Welcome to the KRC News page.
This is where you find our latest news plus link pages on lots of useful information…………..So worth checking on a regular basis.
Discount Offer to KRC Members
We’ve come across a local business in Newton Abbot called Wetevercrafts. They produce seat pad rowing cushions and blade covers. Our contact is Sam on 07977789422. The seat pads she makes are currently priced at £25 plus £4.95 postage but will be going up in price to £28 in the new year. However if when ordering next year let her know that you are a Rowing Member of Kingswear Rowing Club and she will discount them back to £25.
You can also ask Sam to have your pad personalised at a cost of £5.
Have a look at Sam’s facebook page at: www.facebook/wetevercrafts/
Naming our Paired Oared Dinghies
All club members received an email asking for you to help name our paired oared dinghies.
Two names were nominated which are Fly and Dart…..here’s an article previously produced by Don Collinson and Chris Ryan on The Village Heroine. So Fly and Dart it is.
On November 26th, 1824, in a raging storm, the look-out on Froward Point, seeing a large vessel, partly dismasted, trying to make harbour, ran into the village, thundering,“A wreak, a wreak, great distress”. This alerted Mr Hamilton, the chief pilot, who made for Collin’s Quay, (adjacent to R.D.Y.C.) where villagers, prepared to risk their lives for others, had assembled. Phil Farley, blacksmith, Tom Avis, shipbuilder, Phil Narcombe, tailor, Will Smith, coffin maker, and Tom Short, builder. But there was one missing –Nancy Tarran* – second in command and superb oarswoman. This was not surprising, as three weeks previously, she had given birth to a baby, but she soon came hurrying down Kittery stairs, (today in Kittery Court grounds) buttoning up her oil-skins.
Soon, Kingswear’s six oared pilot gig “Fly” was launched, and proceeded seawardagainst a ferocious gale, during which, the Dartmouth gig’ “Dart” overturned* – but all aboard were saved. Soon, “Fly” reached the vessel, a large Newcastle Brig, “Atalanta” in from Brazil, but she was flying the dreaded yellow flag, known to seamen as the “Yellow Duster”. This denoted disease was aboard, so they cautiously approached and hailed for a rope ladder to be thrown, and eventually a sick seaman appeared and stated the captain was dead, his wife was ill, and there was disease among the crew, then he just managed to drop a ladder over the side. Now countrywide, the fear of plague and disease meant strict rules governed diseased ships – and breaking them carried the death sentence,. The basic rule was that no one should go aboard, other than those legally appointed (quarantine laws only allowed the pilot and doctor aboard) Mr Hamilton and the doctor clambered aboard and when they returned they would be isolated and fumigated. Mr Hamilton was to guide the diseased ship to an isolated place at Noss Point, under guns of H.M.S. Howe. He hardly had taken position, when to his anger, Nancy appeared on board Atalanta, and he furiously shouted “How dare you disobey and break the laws of your country, you will be arrested and hung”. Nancy replied, she was sorry to offend, but considered the laws of God before the laws of the country, and proceeded to minister to the crew, one of whom was dying, then proceeded to the state-room, to help the captain’s wife.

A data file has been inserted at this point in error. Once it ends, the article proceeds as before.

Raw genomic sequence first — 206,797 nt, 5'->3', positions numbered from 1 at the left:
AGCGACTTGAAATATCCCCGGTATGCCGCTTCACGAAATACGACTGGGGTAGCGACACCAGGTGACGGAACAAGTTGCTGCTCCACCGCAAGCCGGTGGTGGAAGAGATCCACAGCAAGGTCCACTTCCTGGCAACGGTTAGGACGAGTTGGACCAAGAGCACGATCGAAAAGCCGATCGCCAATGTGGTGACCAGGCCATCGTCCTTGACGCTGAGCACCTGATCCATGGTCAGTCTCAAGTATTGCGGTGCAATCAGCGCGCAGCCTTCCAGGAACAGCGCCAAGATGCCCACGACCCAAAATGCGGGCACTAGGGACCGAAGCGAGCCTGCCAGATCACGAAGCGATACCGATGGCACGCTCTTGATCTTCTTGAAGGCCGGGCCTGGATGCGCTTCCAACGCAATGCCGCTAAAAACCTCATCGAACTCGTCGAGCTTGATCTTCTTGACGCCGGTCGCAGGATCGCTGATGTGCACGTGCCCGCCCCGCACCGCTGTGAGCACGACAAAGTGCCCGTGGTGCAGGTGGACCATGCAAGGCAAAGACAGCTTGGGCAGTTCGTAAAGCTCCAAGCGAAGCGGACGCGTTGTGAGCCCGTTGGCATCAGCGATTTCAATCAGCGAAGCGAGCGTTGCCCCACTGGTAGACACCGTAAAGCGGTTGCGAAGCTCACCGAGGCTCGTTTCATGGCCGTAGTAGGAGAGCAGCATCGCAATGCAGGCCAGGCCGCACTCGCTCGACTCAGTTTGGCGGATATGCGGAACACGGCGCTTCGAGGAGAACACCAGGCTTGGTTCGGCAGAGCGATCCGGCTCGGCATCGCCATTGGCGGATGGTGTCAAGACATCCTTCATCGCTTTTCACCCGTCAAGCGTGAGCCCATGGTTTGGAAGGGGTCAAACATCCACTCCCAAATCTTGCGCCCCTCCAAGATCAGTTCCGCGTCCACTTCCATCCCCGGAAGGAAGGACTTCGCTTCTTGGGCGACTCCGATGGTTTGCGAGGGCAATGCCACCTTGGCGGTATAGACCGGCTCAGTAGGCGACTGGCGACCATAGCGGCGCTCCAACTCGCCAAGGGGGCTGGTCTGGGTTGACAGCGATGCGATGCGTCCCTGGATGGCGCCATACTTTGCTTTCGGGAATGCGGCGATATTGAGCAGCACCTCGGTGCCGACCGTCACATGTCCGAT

The Atalanta now entered the harbour, and people watched as she approached her station under the guns of H.M.S. Howe. Immediately, Mr Hamilton, the duty officer, had to report the disobedience of his second officer, Mrs Tarran for boarding the fever ridden ship, violating the country’s and the King’s laws. The naval officer ordered she be placed under arrest, and not leave the Atalanta – if she tried to escape, she was to be shot.
Meanwhile, Mr Hamilton was censured for allowing her to board the stricken ship, while Nancy asked if she could be allowed her newly born baby on board Atalanta, as her conscience acquitted her.
In due course, the doctor came aboard. Thanks to Nancy, things had improved, one sailor had died, but the rest of the crew were making progress, and Mrs Turnbull, the captain’s wife was recovering. Authority was given for Nancy’s baby to join her – and Commander Upright, H.M.S. Howe’s chief officer, drew alongside in a smart Gig, demanded her presence and read the sentence.